The rear surface of backing film 13 is coated with a clear, low-tack, pressure-sensitive adhesive layer 14 such as that used by 3M on its "Post-Em" sheets. Hence the laminate can be easily removed from the film when its fragrance is exhausted after a few weeks and replaced by a fresh laminate. A release sheet 15 as shown in FIG. 3 protectively covers adhesive layer 14, this sheet being peeled off when the laminate is to be adhered to a tile.
Screened or otherwise imprinted on the front surface of backing film 13 is a work of art 16 which in the example shown is a carnation flower. Because the artwork is effectively sandwiched between the face film and the backing film, it is protectively sealed in the laminate, yet it is clearly visible through the face film. The fragrance impregnated in face film 12 in this instance is a carnation fragrance so that the viewer not only sees a carnation but at the same time smells this flower. It is not essential to the invention that there be a match between the artwork and the fragrance, but only that the two be thematically related.
Thus, should the artwork be that of an ocean-going luxury liner, the fragrance may be that of a sea breeze; and should the artwork be that of wood burning in a fireplace, the thematically related fragrance may be a fragrant mixture suggesting a fireplace. Or in the case of an artwork showing a basket of different fruits, the aroma can be that of a bouquet of fruit fragrances.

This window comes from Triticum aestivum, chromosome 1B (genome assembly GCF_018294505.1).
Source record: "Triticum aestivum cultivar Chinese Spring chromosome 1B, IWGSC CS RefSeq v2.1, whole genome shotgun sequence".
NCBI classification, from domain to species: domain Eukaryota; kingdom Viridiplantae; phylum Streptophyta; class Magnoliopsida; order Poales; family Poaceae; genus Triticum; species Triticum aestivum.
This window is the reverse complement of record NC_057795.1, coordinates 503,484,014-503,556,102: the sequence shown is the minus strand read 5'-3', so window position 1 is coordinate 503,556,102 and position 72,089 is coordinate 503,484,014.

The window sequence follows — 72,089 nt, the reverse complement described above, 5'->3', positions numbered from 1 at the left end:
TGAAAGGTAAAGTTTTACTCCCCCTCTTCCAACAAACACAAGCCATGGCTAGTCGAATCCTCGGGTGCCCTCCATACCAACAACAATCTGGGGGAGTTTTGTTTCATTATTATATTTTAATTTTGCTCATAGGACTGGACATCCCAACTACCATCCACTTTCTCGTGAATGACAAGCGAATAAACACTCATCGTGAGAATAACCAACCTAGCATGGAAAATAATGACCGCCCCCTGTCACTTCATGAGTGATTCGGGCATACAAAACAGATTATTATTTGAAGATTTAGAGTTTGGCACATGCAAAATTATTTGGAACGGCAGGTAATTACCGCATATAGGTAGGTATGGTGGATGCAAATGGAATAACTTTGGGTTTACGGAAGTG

In practice, the artwork may be a reproduction of a known masterpiece, such as Monet's classing painting of water lillies, in which case the fragrance would be that of lillies. The world of art is replete with paintings of organic objects such as flowers, trees, vegetables, etc., which have characteristic odors, and by screening these works on the films emitting thematically related fragrances, one then provides an air freshener which not only renders the ambient air more pleasing but also affords the occupant of the room with a work of art whose visual impression is enhanced by a thematically-related olfactory impression.
The air freshener laminate in accordance with the invention lends itself to creative selective grouping on the part of the user. Thus, as shown in FIG. 5, one may apply to selected tiles 10 in any array of tiles on a tiled wall, a geometric pattern of five air fresheners having different artworks 16A to 16E therein. Each work can, for example, represent a different flower, and each film will then emit an aroma related to the flower screened thereon. In this way, the user is able to create a bouquet of flowers and a corresponding bouquet of aromas.
It is important to note that the artwork embedded in the transparent laminate is imposed on a field which is the color of the underlying tile. Thus, if the tile color is green and the work of art is a rose flower, the flower is seen against a green field. Since the tiled wall is green and the laminated tile is also seen as green since the film is transparent, the laminated tile does not introduce a discordant note in the wall, and the work of art appears to be imposed on the wall, not on a blank space in the wall.
The laminate may, in practice, be applied to surfaces other than tiles. Thus, one may place the film on the window of an automobile and thereby render the interior atmosphere thereof more pleasing. The fragrance emitted in this instance may be a stimulant to discourage the driver from falling asleep at the wheel. Or one can adhere the film laminate to the corner of the glass window-door of a bathroom cabinet or on a room window.
While there has been shown and described a preferred embodiment of a film type air freshener in accordance with the invention, it will be appreciated that many changes and modifications may be made therein without, however, departing from the essential spirit thereof.